Arthur shook his head and sat down. He looked up. “I thought you must be dead …” he said simply.
“So did I for a while,” said Ford, “and then I decided I was a lemon for a couple of weeks. A kept myself amused all that time jumping in and out of a gin and tonic.”

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“I’d love to stay and help you save the Galaxy,” insisted Zaphod, rising himself up on to his shoulders, “but I have the mother and father of a pair of headaches, and I feel a lot of little headaches coming on.”

Ford was practicing being sullen and getting quite good at it.

“My planet was blown up one morning,” said Arthur, who had found himself quite unexpectedly telling the little man his life story or, at least, edited highlights of it, “that’s why I’m dressed like this, in my dressing gown. My planet was blown up with all my clothes in it, you see. I didn’t realize I’d be coming to a party.”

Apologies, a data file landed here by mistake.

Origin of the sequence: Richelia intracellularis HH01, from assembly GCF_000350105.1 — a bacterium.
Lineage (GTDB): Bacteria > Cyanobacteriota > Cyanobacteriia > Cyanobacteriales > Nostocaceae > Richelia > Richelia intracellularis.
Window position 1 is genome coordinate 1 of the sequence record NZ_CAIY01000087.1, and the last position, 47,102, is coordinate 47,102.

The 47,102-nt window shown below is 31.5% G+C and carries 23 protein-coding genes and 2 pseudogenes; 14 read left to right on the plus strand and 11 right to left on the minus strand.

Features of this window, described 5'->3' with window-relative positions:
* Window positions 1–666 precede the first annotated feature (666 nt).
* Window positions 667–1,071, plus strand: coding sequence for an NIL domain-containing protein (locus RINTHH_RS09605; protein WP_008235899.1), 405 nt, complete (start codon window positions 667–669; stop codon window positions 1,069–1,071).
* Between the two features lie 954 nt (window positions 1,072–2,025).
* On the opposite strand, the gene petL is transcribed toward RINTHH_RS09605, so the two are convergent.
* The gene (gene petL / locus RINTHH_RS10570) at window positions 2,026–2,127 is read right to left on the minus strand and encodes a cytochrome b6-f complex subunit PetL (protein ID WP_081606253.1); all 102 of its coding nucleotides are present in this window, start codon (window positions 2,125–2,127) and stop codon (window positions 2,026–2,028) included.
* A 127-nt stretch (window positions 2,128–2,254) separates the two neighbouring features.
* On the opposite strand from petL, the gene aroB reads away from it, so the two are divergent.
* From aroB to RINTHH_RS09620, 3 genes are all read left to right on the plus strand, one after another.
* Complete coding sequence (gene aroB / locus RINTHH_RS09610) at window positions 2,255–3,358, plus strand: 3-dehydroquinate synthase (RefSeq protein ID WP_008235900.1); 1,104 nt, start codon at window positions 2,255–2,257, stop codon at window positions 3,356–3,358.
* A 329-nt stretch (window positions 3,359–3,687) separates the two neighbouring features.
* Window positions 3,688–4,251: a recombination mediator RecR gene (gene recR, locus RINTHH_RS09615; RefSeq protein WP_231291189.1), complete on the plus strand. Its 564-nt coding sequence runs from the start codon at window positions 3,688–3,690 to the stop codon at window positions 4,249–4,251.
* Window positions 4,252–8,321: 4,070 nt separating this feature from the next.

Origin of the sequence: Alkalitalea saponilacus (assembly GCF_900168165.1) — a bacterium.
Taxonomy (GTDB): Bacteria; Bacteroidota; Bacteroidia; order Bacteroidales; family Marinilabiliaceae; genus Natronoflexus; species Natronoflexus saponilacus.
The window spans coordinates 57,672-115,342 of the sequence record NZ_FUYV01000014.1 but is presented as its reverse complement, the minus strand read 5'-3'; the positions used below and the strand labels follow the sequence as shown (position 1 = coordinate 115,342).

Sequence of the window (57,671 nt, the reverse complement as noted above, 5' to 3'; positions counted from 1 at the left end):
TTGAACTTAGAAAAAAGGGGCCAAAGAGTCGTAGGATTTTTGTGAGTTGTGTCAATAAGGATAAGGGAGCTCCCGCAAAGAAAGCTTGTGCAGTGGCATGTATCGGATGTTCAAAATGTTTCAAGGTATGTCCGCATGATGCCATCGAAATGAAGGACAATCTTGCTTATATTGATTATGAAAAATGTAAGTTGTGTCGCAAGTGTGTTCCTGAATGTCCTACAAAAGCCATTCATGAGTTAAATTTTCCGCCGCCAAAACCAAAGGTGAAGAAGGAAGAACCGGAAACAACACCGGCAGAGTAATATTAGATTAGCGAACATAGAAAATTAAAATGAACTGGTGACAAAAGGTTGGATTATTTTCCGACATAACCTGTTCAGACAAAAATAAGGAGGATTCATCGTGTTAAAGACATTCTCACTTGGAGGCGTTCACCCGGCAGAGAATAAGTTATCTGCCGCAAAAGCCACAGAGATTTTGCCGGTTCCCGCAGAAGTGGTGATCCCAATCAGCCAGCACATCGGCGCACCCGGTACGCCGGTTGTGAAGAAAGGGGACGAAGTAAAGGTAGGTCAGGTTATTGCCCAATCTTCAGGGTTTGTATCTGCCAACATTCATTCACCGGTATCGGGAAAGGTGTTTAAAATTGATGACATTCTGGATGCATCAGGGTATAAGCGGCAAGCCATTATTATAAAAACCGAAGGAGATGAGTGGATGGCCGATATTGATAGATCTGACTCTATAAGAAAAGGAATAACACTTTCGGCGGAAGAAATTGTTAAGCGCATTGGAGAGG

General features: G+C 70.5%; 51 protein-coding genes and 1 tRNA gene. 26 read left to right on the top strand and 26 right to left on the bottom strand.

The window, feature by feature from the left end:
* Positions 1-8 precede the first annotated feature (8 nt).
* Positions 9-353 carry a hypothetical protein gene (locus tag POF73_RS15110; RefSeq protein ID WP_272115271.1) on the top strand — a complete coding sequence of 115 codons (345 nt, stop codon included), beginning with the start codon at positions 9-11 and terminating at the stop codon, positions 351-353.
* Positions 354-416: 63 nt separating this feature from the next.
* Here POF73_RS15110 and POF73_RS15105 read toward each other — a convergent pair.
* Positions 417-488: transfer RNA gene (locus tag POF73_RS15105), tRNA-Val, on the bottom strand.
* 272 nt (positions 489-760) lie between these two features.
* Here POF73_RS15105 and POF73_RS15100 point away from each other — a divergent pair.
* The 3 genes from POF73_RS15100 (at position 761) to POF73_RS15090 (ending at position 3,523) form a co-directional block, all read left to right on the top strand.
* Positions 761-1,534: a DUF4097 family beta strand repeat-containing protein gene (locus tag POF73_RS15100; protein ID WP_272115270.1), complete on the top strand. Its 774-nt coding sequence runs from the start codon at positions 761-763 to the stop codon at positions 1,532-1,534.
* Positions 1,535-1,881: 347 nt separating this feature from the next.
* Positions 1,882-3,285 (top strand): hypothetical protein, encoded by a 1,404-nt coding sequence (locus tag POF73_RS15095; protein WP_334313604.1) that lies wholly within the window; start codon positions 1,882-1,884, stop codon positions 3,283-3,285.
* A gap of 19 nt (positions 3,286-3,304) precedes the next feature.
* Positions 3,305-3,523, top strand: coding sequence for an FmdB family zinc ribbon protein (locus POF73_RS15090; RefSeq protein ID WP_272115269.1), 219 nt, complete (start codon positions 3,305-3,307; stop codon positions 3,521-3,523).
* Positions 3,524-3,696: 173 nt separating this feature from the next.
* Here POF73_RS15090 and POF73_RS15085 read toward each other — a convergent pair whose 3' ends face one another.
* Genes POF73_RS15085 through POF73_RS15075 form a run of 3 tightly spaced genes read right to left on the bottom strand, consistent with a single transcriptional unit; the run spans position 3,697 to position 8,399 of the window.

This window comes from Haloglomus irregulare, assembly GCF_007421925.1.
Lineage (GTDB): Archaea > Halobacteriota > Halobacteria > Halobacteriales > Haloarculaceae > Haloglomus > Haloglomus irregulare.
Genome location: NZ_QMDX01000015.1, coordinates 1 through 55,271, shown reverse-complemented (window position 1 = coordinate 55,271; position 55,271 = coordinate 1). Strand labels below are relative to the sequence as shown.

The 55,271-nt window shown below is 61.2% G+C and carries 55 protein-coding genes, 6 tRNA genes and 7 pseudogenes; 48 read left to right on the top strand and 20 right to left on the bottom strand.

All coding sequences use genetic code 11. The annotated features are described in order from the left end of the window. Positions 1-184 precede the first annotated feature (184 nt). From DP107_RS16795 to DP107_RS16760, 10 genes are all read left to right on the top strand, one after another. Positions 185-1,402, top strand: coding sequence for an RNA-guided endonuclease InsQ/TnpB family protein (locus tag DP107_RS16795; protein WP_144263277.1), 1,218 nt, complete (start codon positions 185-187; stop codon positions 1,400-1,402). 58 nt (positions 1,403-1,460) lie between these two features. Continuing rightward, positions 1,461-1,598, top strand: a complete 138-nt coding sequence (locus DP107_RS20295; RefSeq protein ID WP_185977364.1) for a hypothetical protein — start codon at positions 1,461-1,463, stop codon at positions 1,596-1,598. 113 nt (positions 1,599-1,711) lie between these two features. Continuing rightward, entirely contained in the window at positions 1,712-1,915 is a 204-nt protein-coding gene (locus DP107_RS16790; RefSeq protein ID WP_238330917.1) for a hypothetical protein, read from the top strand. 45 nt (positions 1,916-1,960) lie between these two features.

It is a mistake to think you can solve any major problems just with potatoes.

“Now the world has gone to bed,”
Marvin droned,
“Darkness won’t engulf my head,
I can see by infra-red,
How I hate the night.”
He paused to gather the artistic and emotional strength to tackle the next verse.
“Now I lay me down to sleep,
Try to count electric sheep,
Sweet dream wishes you can keep,
How I hate the night.”